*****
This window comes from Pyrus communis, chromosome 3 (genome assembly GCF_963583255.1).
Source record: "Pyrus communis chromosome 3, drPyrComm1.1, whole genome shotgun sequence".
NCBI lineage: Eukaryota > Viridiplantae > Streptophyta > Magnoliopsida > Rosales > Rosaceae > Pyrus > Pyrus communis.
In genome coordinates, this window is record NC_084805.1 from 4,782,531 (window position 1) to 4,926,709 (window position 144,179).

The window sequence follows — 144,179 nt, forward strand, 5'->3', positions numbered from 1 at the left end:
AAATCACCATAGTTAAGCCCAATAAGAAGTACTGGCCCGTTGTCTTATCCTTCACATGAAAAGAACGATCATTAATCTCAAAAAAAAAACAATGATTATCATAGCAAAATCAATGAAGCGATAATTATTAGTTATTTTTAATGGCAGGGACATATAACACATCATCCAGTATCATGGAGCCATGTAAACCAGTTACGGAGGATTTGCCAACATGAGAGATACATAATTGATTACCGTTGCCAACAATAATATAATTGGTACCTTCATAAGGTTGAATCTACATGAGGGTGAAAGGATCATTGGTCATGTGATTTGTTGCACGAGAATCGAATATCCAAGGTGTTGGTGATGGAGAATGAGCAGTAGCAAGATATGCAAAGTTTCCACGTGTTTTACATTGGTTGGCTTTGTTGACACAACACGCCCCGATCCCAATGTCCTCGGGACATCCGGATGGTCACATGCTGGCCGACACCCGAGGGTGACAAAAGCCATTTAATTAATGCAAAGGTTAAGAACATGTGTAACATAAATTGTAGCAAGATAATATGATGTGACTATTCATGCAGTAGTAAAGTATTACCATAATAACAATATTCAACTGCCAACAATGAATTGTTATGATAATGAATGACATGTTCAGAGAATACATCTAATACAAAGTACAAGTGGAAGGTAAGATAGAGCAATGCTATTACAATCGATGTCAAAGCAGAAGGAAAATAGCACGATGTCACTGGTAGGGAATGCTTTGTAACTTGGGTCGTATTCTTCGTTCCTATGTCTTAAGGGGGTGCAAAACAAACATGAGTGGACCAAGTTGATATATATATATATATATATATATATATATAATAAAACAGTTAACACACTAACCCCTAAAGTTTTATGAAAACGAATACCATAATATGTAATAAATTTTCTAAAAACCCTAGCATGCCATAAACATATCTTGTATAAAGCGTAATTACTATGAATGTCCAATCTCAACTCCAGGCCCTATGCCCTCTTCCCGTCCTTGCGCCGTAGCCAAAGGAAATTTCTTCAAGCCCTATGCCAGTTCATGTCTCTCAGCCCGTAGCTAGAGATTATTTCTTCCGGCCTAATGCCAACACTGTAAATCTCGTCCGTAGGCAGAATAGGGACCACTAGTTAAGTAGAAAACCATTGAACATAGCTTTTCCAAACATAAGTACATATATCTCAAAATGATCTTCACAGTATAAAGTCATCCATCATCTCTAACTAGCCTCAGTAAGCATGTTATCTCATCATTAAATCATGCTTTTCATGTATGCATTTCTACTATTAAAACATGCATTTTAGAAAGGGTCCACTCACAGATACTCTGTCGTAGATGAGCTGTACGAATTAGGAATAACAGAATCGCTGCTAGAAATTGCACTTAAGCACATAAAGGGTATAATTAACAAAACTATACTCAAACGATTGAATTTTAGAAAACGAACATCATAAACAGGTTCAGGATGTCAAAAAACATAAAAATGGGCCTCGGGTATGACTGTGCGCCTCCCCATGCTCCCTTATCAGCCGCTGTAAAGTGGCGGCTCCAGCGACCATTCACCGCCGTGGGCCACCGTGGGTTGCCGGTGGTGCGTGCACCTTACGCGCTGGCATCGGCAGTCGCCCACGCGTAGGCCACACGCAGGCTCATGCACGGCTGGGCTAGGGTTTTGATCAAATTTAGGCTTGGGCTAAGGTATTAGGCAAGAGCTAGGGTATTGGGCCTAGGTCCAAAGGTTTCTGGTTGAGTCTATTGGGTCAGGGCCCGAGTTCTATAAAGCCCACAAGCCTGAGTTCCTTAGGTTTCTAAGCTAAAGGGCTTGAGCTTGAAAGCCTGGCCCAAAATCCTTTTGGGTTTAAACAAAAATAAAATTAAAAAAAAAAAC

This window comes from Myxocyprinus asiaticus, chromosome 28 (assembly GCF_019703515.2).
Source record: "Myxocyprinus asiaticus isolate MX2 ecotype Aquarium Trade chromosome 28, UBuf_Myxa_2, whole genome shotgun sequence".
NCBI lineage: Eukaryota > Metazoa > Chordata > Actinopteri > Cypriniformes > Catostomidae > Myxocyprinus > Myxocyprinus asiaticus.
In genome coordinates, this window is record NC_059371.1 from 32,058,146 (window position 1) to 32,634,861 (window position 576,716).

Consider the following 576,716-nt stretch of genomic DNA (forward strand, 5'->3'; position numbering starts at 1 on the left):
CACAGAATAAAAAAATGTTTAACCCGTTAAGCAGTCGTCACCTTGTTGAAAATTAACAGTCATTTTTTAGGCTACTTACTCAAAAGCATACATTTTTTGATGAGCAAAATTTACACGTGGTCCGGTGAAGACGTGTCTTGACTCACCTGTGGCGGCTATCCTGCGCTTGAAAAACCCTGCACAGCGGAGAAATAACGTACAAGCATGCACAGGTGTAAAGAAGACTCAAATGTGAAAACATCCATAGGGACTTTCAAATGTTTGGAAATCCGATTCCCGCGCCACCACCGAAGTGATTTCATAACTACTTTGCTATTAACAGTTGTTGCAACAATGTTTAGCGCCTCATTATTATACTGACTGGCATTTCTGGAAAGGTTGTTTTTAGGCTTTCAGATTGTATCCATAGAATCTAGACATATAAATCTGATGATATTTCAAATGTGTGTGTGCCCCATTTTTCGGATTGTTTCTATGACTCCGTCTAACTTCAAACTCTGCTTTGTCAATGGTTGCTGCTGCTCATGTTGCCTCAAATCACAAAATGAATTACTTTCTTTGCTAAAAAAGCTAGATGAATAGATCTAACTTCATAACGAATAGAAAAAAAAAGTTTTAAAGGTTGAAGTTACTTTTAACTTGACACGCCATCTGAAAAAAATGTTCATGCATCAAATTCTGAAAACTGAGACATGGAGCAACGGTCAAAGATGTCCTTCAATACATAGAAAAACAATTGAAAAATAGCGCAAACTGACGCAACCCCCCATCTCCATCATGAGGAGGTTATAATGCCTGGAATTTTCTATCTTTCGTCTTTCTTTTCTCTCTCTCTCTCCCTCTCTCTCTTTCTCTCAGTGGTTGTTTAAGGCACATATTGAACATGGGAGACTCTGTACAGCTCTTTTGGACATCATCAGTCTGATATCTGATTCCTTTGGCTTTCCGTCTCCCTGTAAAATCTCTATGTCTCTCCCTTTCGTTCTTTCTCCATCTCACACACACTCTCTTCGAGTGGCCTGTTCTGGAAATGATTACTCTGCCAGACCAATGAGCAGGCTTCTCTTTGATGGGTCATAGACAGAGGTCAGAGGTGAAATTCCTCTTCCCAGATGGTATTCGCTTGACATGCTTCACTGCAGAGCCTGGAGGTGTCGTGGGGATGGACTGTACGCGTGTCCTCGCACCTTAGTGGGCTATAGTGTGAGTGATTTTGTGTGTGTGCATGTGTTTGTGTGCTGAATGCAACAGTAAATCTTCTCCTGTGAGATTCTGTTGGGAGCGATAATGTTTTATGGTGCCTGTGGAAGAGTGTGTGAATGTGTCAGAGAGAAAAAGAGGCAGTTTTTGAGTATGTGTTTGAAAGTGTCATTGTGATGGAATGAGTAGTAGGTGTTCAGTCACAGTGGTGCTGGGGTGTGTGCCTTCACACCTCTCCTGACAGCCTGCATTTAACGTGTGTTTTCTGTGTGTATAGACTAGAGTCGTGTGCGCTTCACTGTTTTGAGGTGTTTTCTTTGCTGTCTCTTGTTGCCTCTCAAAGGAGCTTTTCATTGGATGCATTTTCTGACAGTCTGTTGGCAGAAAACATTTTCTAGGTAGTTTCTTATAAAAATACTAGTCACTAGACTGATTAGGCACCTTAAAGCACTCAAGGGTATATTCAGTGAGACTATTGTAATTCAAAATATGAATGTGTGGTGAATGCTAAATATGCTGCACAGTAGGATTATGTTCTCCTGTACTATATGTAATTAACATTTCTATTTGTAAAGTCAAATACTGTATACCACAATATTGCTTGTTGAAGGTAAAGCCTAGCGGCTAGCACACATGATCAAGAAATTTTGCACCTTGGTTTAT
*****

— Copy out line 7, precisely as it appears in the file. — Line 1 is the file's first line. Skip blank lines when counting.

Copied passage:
This window comes from Myxocyprinus asiaticus, chromosome 28 (assembly GCF_019703515.2).